Top Philippine conglomerate San Miguel is seeking to build a new international airport for Manila in a project worth $10 billion, the company confirmed Thursday.
San Miguel, which owns a stake in flag carrier Philippine Airlines, told the Philippine Stock Exchange in a disclosure that reports of its bid to build the four-runway hub in Manila Bay were "accurate".
Ramon Ang, president and chief operating officer of both San Miguel and Philippine Airlines, raised the proposal during a meeting with Philippine President Benigno Aquino this week, presidential spokesman Herminio Coloma said.
Airlines are frustrated with heavy congestion and other woes at Manila's existing international airport, which has been named the worst in the world for two years running by an online travel guide.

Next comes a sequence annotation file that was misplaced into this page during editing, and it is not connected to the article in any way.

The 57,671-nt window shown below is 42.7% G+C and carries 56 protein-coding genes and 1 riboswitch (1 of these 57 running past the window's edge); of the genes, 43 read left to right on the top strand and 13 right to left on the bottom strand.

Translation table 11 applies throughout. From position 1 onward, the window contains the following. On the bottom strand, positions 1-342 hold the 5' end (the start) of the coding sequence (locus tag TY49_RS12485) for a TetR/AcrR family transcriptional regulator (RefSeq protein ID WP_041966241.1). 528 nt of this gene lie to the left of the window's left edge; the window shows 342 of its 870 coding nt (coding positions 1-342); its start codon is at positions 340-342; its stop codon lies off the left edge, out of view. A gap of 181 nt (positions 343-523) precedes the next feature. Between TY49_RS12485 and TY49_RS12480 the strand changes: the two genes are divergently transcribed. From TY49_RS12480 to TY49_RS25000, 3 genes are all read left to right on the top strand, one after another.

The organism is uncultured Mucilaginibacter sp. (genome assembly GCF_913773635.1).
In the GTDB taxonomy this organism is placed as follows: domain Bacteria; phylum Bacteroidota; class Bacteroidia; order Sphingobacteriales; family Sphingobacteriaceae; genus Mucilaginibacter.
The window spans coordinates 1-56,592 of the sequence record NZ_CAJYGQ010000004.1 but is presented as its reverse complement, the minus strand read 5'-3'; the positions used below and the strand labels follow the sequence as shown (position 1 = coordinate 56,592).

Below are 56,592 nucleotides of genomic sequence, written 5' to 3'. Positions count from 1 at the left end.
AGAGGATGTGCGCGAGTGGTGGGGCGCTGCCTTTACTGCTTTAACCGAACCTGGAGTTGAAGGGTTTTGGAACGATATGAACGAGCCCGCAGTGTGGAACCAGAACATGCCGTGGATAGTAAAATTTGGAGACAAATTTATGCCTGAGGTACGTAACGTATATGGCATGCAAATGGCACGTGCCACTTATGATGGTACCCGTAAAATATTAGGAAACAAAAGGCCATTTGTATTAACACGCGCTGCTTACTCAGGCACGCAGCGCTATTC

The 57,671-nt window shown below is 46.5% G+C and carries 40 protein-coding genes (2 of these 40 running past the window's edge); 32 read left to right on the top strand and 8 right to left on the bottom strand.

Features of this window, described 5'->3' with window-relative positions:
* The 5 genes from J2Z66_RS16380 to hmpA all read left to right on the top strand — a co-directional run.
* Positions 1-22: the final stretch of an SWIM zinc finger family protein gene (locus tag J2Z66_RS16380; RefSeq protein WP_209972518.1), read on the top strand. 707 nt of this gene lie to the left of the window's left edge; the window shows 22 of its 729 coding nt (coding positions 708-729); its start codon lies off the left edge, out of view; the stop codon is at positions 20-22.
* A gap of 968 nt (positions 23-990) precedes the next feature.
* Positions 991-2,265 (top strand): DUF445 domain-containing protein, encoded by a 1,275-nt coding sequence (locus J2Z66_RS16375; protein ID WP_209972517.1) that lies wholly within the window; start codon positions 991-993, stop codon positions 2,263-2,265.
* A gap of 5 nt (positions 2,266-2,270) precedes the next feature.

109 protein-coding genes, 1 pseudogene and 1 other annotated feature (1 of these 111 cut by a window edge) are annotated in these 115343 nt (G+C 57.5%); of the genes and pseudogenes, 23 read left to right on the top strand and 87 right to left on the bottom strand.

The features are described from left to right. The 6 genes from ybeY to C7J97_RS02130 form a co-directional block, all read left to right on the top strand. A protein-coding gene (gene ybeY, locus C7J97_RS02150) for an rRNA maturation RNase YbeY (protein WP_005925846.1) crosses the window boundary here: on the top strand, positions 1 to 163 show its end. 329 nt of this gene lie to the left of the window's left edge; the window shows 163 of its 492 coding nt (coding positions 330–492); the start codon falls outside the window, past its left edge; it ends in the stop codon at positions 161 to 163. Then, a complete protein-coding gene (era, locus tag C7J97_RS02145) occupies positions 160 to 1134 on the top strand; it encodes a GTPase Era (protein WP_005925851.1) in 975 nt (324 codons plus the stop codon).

The airport was hit by air conditioning failures in sweltering weather last month, just as millions of Filipinos began travelling for the Easter holidays -- forcing Aquino to make a public apology.
Ang made a "brief mention" of the proposal during his meeting with Aquino on Wednesday, Coloma said.
"Like all other proposals on new public infrastructures, this would be referred to appropriate agencies... in order to go through the regular review and vetting process," he added.
San Miguel would build and operate the new airport on a near-800-hectare (2,000-acre) patch of reclaimed land that it already owns in Manila Bay.
Ang has spoken previously about his ambition to build a new airport to ease congestion at the current facility.
The airport was built in 1981 to service six million passengers a year, but its terminals handled more than 32 million in 2012, according to the airport authority.
Philippine Airlines and other carriers routinely suffer flight delays as Manila and other airports across the country struggle to handle surging traffic.
Manila's Terminal 1 was named the worst in the world for the second year running in 2013 by travel website "The Guide to Sleeping in Airports".
Travellers criticised its "dilapidated facilities", airport workers -- particularly taxi drivers -- long waiting times and rude officials.